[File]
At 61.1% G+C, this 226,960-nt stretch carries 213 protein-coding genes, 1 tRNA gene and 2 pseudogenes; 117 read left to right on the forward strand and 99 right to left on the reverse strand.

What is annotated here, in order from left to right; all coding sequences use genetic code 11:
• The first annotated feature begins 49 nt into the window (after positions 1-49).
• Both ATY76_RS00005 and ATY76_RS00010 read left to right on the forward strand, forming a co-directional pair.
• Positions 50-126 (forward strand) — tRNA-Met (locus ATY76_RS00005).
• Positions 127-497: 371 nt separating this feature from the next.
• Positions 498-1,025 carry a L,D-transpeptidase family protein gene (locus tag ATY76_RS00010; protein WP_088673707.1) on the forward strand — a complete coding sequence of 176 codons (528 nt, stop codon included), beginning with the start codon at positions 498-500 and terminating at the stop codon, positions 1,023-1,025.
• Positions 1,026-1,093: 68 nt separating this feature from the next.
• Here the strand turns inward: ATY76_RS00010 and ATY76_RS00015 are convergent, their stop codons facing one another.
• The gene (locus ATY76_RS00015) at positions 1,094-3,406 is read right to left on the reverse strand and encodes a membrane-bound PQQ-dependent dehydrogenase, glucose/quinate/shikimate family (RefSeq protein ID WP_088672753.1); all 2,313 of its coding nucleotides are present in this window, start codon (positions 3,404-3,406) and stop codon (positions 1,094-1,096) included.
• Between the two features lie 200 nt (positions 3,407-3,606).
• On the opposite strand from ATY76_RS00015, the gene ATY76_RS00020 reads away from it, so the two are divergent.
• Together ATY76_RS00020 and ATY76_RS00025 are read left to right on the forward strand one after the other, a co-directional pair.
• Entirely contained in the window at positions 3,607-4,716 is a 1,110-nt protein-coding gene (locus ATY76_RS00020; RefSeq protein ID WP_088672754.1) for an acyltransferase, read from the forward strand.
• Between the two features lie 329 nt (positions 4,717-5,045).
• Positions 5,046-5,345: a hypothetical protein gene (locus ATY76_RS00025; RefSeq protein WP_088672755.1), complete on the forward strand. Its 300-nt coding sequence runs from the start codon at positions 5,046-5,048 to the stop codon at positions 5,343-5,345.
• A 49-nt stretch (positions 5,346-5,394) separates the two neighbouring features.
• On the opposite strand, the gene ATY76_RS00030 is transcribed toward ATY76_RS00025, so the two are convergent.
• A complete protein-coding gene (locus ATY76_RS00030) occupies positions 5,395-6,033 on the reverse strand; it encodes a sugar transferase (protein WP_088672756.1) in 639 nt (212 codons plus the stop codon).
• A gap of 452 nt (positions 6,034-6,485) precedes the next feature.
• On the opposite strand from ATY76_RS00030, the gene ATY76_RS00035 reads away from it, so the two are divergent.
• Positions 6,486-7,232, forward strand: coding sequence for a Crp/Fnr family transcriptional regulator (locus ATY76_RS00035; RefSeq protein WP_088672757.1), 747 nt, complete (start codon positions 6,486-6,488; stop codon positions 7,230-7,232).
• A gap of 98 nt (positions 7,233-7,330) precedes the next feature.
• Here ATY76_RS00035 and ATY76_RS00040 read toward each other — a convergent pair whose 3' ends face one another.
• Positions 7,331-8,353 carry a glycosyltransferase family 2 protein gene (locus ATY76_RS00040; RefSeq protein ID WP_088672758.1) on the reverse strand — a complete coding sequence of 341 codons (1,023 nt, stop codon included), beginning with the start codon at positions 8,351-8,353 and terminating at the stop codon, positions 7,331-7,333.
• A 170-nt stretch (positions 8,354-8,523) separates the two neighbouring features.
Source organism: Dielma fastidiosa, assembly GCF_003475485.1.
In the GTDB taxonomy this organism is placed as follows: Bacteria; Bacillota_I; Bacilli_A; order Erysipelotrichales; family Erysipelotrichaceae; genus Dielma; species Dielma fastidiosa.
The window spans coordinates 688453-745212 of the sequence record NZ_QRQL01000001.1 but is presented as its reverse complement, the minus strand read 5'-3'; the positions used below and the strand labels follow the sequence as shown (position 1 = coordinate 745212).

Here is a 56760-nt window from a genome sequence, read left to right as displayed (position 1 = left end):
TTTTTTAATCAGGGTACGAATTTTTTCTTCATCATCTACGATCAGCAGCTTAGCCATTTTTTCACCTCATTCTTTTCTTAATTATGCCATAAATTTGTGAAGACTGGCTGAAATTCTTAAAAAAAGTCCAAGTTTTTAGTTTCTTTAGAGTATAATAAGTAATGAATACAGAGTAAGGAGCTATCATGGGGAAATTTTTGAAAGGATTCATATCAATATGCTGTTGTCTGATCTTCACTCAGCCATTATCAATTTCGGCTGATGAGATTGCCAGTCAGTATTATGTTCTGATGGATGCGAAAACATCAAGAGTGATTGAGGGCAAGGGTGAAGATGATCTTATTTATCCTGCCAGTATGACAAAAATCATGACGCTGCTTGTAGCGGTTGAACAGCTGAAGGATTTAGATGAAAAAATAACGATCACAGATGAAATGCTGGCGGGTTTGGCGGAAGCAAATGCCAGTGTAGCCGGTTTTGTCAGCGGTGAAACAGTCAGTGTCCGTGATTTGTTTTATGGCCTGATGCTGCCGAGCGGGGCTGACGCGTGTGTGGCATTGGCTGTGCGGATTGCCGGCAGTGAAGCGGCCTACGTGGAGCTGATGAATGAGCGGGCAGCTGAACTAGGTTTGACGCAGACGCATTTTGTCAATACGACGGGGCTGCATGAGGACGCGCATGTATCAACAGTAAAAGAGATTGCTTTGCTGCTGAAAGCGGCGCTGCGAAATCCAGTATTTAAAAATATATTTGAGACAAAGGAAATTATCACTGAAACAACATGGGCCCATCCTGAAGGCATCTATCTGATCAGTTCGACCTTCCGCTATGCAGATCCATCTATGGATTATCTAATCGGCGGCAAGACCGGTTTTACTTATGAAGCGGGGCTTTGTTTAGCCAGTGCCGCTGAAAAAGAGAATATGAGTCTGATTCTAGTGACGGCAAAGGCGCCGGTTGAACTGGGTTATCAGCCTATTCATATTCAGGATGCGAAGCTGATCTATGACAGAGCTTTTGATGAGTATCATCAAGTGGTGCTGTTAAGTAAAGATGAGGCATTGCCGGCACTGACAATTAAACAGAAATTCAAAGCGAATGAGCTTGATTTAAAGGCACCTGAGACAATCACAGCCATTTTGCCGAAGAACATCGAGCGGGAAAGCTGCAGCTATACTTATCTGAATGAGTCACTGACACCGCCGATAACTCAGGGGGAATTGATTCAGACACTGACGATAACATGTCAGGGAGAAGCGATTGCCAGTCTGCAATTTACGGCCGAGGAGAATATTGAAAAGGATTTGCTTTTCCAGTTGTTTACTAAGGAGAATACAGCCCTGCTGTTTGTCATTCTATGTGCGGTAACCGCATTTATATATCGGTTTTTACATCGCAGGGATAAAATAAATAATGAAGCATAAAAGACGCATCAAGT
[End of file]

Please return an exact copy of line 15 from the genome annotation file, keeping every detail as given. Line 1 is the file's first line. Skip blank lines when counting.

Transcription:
• Between the two features lie 329 nt (positions 4,717-5,045).